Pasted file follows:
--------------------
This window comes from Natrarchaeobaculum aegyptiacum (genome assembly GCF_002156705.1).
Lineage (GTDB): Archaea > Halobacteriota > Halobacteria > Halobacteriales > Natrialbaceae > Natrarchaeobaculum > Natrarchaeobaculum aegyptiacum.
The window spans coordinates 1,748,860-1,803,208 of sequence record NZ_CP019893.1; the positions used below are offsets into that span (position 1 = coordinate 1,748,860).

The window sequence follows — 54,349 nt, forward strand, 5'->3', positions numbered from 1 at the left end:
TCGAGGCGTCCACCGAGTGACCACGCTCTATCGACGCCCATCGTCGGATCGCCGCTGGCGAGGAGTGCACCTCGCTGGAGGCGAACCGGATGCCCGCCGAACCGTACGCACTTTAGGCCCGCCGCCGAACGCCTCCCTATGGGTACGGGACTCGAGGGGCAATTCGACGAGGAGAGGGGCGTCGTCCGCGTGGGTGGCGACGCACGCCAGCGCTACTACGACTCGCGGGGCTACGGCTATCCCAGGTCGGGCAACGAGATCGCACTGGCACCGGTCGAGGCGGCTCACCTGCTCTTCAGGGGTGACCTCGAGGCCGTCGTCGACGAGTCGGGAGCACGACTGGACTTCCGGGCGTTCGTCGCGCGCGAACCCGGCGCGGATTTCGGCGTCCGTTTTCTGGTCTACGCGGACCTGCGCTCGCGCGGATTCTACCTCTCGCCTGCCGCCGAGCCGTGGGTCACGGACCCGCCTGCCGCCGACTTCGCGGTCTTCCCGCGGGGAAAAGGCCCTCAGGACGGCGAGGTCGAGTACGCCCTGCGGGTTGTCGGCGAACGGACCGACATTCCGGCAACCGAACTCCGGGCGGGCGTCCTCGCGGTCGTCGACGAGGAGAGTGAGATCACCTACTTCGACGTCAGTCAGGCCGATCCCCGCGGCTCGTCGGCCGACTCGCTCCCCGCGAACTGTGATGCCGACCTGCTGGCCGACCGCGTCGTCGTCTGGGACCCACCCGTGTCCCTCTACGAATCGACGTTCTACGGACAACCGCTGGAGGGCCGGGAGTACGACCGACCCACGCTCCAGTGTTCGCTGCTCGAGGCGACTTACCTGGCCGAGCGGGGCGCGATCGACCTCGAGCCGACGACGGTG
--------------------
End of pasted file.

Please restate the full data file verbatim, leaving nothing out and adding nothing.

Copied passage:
This window comes from Natrarchaeobaculum aegyptiacum (genome assembly GCF_002156705.1).
Lineage (GTDB): Archaea > Halobacteriota > Halobacteria > Halobacteriales > Natrialbaceae > Natrarchaeobaculum > Natrarchaeobaculum aegyptiacum.
The window spans coordinates 1,748,860-1,803,208 of sequence record NZ_CP019893.1; the positions used below are offsets into that span (position 1 = coordinate 1,748,860).

The window sequence follows — 54,349 nt, forward strand, 5'->3', positions numbered from 1 at the left end:
TCGAGGCGTCCACCGAGTGACCACGCTCTATCGACGCCCATCGTCGGATCGCCGCTGGCGAGGAGTGCACCTCGCTGGAGGCGAACCGGATGCCCGCCGAACCGTACGCACTTTAGGCCCGCCGCCGAACGCCTCCCTATGGGTACGGGACTCGAGGGGCAATTCGACGAGGAGAGGGGCGTCGTCCGCGTGGGTGGCGACGCACGCCAGCGCTACTACGACTCGCGGGGCTACGGCTATCCCAGGTCGGGCAACGAGATCGCACTGGCACCGGTCGAGGCGGCTCACCTGCTCTTCAGGGGTGACCTCGAGGCCGTCGTCGACGAGTCGGGAGCACGACTGGACTTCCGGGCGTTCGTCGCGCGCGAACCCGGCGCGGATTTCGGCGTCCGTTTTCTGGTCTACGCGGACCTGCGCTCGCGCGGATTCTACCTCTCGCCTGCCGCCGAGCCGTGGGTCACGGACCCGCCTGCCGCCGACTTCGCGGTCTTCCCGCGGGGAAAAGGCCCTCAGGACGGCGAGGTCGAGTACGCCCTGCGGGTTGTCGGCGAACGGACCGACATTCCGGCAACCGAACTCCGGGCGGGCGTCCTCGCGGTCGTCGACGAGGAGAGTGAGATCACCTACTTCGACGTCAGTCAGGCCGATCCCCGCGGCTCGTCGGCCGACTCGCTCCCCGCGAACTGTGATGCCGACCTGCTGGCCGACCGCGTCGTCGTCTGGGACCCACCCGTGTCCCTCTACGAATCGACGTTCTACGGACAACCGCTGGAGGGCCGGGAGTACGACCGACCCACGCTCCAGTGTTCGCTGCTCGAGGCGACTTACCTGGCCGAGCGGGGCGCGATCGACCTCGAGCCGACGACGGTG